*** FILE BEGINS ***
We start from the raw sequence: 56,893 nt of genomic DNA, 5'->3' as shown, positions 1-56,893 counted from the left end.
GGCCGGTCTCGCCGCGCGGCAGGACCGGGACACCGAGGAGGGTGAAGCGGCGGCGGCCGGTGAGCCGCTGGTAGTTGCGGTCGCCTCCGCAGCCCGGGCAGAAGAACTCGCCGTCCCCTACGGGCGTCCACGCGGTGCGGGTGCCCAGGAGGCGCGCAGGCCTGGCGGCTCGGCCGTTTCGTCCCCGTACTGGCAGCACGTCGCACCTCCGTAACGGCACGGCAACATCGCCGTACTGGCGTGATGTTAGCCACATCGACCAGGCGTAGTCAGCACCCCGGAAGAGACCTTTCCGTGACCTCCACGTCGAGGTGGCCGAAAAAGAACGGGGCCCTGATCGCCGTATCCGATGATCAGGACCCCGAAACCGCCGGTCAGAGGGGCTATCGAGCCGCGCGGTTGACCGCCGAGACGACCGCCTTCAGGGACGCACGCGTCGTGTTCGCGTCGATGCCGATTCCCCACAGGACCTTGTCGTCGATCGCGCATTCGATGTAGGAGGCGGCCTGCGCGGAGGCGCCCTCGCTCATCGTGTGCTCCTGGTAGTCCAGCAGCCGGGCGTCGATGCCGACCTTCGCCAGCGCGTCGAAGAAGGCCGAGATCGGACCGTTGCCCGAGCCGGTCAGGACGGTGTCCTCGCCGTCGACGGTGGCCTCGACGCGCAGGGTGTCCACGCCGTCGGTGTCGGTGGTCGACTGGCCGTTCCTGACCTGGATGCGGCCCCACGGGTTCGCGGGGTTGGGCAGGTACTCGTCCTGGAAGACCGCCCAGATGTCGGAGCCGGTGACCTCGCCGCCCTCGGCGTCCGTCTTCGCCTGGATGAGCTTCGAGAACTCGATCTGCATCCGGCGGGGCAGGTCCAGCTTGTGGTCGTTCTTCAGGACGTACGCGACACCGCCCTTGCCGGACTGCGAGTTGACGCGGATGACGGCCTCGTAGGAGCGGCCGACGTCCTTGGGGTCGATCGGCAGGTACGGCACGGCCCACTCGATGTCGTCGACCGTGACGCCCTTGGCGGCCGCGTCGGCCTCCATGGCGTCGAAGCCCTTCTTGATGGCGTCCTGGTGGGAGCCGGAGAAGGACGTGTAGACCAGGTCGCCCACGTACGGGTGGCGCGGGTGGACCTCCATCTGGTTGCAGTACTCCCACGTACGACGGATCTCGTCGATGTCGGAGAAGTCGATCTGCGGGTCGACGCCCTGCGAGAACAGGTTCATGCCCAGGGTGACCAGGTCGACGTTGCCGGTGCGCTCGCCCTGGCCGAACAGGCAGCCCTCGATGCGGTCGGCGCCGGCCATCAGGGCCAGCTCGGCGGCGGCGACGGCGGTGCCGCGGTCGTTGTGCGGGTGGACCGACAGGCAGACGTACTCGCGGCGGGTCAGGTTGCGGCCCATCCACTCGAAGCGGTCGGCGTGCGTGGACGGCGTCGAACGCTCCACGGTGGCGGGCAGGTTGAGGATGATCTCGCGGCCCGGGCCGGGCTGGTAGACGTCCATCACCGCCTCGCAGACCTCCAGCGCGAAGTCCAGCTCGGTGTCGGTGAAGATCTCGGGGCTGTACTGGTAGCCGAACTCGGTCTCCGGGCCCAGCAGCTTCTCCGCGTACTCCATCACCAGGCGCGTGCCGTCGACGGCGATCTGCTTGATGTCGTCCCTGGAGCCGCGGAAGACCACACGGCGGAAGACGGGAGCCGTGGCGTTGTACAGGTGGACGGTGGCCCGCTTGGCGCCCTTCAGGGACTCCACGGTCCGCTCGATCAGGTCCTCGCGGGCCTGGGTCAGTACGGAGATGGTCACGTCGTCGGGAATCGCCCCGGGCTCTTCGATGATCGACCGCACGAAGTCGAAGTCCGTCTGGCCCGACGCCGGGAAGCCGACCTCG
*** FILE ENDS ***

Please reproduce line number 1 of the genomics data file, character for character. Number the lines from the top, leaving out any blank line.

We start from the raw sequence: 56,893 nt of genomic DNA, 5'->3' as shown, positions 1-56,893 counted from the left end.